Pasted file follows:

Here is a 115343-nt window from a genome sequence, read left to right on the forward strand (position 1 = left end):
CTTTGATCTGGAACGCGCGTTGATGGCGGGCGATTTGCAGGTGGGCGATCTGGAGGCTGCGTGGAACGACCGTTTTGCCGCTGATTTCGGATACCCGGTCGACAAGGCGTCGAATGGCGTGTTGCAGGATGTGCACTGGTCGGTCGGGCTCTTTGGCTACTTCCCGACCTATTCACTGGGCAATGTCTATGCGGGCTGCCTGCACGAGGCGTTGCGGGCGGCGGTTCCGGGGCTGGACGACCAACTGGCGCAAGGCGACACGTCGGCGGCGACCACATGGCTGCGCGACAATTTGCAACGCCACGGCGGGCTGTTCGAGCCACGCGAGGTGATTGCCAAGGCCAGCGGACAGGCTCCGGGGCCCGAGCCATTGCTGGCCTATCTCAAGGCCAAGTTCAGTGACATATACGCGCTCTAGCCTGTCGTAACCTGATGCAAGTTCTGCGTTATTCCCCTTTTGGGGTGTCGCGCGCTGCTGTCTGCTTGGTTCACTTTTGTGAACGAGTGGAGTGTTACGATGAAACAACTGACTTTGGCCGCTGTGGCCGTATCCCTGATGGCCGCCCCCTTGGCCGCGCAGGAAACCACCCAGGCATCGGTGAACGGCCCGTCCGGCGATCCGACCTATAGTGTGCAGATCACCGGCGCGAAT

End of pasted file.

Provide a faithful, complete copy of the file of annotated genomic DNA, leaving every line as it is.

Here is a 115343-nt window from a genome sequence, read left to right on the forward strand (position 1 = left end):
CTTTGATCTGGAACGCGCGTTGATGGCGGGCGATTTGCAGGTGGGCGATCTGGAGGCTGCGTGGAACGACCGTTTTGCCGCTGATTTCGGATACCCGGTCGACAAGGCGTCGAATGGCGTGTTGCAGGATGTGCACTGGTCGGTCGGGCTCTTTGGCTACTTCCCGACCTATTCACTGGGCAATGTCTATGCGGGCTGCCTGCACGAGGCGTTGCGGGCGGCGGTTCCGGGGCTGGACGACCAACTGGCGCAAGGCGACACGTCGGCGGCGACCACATGGCTGCGCGACAATTTGCAACGCCACGGCGGGCTGTTCGAGCCACGCGAGGTGATTGCCAAGGCCAGCGGACAGGCTCCGGGGCCCGAGCCATTGCTGGCCTATCTCAAGGCCAAGTTCAGTGACATATACGCGCTCTAGCCTGTCGTAACCTGATGCAAGTTCTGCGTTATTCCCCTTTTGGGGTGTCGCGCGCTGCTGTCTGCTTGGTTCACTTTTGTGAACGAGTGGAGTGTTACGATGAAACAACTGACTTTGGCCGCTGTGGCCGTATCCCTGATGGCCGCCCCCTTGGCCGCGCAGGAAACCACCCAGGCATCGGTGAACGGCCCGTCCGGCGATCCGACCTATAGTGTGCAGATCACCGGCGCGAAT